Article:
16 March 2018

Time to wise up and tap into ASEAN

The following opinion article by HSBC Australia CEO, Martin Tricaud, appeared in The Australian on 16 March 2018.

The region's new consumer class is embracing the digital economy.


Australia should focus on ASEAN’s burgeoning middle class if it’s to fully exploit opportunities arising from the economic integration of a USD2.6 trillion1 bloc with a spending might that may soon rival China’s.

ASEAN’s 10-strong group of nations is already a formidable economic powerhouse in its own right. Its population is roughly double that of the United States. Its growth rate easily tops that of the Eurozone or the US. And its consumption and manufacturing prowess have turned it into a key location for companies and investors from around the world.

If it were a nation, ASEAN would today be the world’s seventh-largest economy2. By 2020 it could be the fifth-largest3 and Accenture estimates its consumer spending could be worth as much as USD2.3 trillion4, driven by the 120 million middle class households who are expected to reside in ASEAN’s 10-member nations by mid next decade5.

Urbanisation and this rapidly growing middle class are quickly turning Southeast Asia into an important market for anything from household appliances and mobile phones, to healthcare, education, tourism and agri products.

The region has gone from being primarily a hub for manufacturing cars, electronics and other goods to being a market for those very goods. Much like “Made in China” became “Made for China,” “Made in ASEAN” is rapidly becoming “Sold in ASEAN.”

It’s true that ASEAN is not an easy market to tap. Companies need to adapt their business models to a wide array of religions, cultures and languages, multiple political systems, and vastly varying levels of economic development. GDP per capita in Singapore, for example, is more than 40 times that of Myanmar or roughly 15 times that of Indonesia.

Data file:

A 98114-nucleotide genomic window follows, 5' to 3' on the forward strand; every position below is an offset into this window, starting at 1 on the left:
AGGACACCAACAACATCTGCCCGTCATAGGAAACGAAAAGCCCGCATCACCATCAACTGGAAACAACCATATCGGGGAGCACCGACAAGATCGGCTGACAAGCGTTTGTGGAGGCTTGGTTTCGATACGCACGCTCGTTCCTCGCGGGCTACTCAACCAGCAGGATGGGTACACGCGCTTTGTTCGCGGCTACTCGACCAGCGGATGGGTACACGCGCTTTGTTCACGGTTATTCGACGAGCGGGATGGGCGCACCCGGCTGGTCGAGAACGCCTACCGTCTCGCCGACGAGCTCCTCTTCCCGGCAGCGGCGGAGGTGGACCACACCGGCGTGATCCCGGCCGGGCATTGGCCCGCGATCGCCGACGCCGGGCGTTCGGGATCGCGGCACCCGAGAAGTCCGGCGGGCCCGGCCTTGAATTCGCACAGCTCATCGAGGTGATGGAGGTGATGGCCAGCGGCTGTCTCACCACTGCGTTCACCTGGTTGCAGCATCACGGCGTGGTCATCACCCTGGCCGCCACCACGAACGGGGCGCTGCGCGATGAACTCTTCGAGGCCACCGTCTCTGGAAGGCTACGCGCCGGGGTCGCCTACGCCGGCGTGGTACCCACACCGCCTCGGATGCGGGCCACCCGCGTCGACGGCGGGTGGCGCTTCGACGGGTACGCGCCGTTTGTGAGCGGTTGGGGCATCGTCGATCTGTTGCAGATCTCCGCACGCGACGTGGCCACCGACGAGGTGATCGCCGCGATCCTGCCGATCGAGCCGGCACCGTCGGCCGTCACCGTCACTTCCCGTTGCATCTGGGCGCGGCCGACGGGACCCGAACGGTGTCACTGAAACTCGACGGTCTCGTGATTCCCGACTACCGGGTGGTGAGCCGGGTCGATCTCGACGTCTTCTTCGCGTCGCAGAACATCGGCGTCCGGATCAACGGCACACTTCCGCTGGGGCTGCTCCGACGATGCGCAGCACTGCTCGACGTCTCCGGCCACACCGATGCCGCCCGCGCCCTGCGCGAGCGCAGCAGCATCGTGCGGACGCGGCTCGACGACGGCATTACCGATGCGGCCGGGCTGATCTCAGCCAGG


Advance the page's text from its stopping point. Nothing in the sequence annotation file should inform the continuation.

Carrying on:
At the same time, the region is sprawling and physically disjointed: the 250 million inhabitants of Indonesia alone are spread out over thousands of islands. Infrastructure links in many parts of South East Asia remain underdeveloped or overloaded.

But all this means that ASEAN’s enormous potential is often not fully appreciated. Regional per capita GDP is forecast to rise to more than USD 9,000 by 2030, from about USD 3,000 in 2010,6 to make GDP is forecast to rise to more than USD 9,000 by 2030, from about USD 3,000 in 2010, to make ASEAN’s inhabitants a powerful source of global demand and potential game-changer for companies looking for growth in offshore markets.

Its new consumer class is expected to embrace the digital economy, particularly as more than half of the region population is under the age of 30.7 ASEAN’s young consumers, just like their millennial counterparts in China, the US or Australia, are highly likely to want to incorporate online and mobile innovation into multiple aspects of their lives.

Indeed, Southeast Asia’s internet economy is expected to expand sixfold to about USD 200 billion by 20258. Its e-commerce has the potential to jump to USD88 billion in the same period9, partly fuelled by the spending patterns of a middle class wanting to purchase items previously beyond their financial and physical grasp.